Well-known veteran mourned

World War II veteran Gordon Jamieson at Carinity Cedarbrook aged care in Mudgeeraba on the Gold Coast in 2020.

One of the last remaining survivors of the infamous Thai-Burma Railway has

passed away on the Gold Coast.

Gordon Jamieson, who lived at the Carinity Cedarbrook aged care community

at Mudgeeraba, died at the age of 102.

Gordon was a prisoner of war who laboured on the infamous Thai-Burma

Railway during World War II.

After fighting in the Malayan campaign with the Australian Army, Gordon was

captured by Japanese troops in 1942. He then spent almost four years as a

prisoner of war.

Held in Changi prison, he and other prisoners were forced to work up to 18

hours a day on construction of the Thai-Burma Railway, building

embankments, bridging creeks and digging cuttings with picks and shovels.

“On the completion of a strenuous day at work our boys would commence the

walk back to camp, several kilometres in pouring rain with little or no

footwear,” Gordon wrote.

“Then someone would start to sing a tune… and others would follow, and the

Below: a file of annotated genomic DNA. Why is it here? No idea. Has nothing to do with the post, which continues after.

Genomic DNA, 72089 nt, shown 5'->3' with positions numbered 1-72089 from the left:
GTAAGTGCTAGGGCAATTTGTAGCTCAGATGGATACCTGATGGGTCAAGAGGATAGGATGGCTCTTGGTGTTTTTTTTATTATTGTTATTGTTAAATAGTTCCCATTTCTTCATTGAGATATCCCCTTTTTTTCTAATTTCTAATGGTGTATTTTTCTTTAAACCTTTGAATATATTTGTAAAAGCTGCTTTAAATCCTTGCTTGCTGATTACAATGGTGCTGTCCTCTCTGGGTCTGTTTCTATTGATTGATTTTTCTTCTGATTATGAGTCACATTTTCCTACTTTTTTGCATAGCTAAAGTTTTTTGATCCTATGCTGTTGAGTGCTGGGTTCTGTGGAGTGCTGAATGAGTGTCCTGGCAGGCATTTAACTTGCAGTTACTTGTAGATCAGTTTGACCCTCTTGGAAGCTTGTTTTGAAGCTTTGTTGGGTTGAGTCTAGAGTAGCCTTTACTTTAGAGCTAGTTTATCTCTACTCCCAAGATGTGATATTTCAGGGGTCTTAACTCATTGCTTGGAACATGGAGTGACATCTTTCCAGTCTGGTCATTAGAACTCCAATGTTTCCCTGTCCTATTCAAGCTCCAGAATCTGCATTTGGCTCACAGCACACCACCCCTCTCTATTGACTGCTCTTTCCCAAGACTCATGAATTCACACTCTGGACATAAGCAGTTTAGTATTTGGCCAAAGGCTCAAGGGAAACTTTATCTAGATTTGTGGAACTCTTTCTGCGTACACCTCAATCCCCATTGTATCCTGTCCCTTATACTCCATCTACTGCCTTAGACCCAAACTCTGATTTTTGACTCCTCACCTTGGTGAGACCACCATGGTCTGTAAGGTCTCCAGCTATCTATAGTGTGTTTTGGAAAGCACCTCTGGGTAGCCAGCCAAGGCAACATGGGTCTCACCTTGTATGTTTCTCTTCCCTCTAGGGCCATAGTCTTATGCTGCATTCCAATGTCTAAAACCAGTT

heads would be lifted proudly.

“The workforce had been reduced to one-third strength due to illness and

death, mostly caused from diseases and tropical ulcers resulting in limb

amputations.”

Around 16,000 prisoners of war, of which about 2,800 were Australian, died on

what was dubbed the ‘Death Railway’. Only five of Gordon’s small platoon of

16 soldiers survived the war.

Upon his return to Queensland following the war Gordon operated a café,

worked in a chicken abattoir, owned welding and tractor businesses, and

raised three children with his wife, Shirley.

Gordon also lobbied Australian and Japanese Governments for reparations for

prisoners of war and visited the set of the 2013 film The Railway Man, based

on the Thai-Burma Railway.

“My wartime experiences convinced me of the futility of war. The memories of

my war are not those of victorious battles or ignominious defeat, but of the

human spirit of our Australian soldiers,” Gordon wrote.

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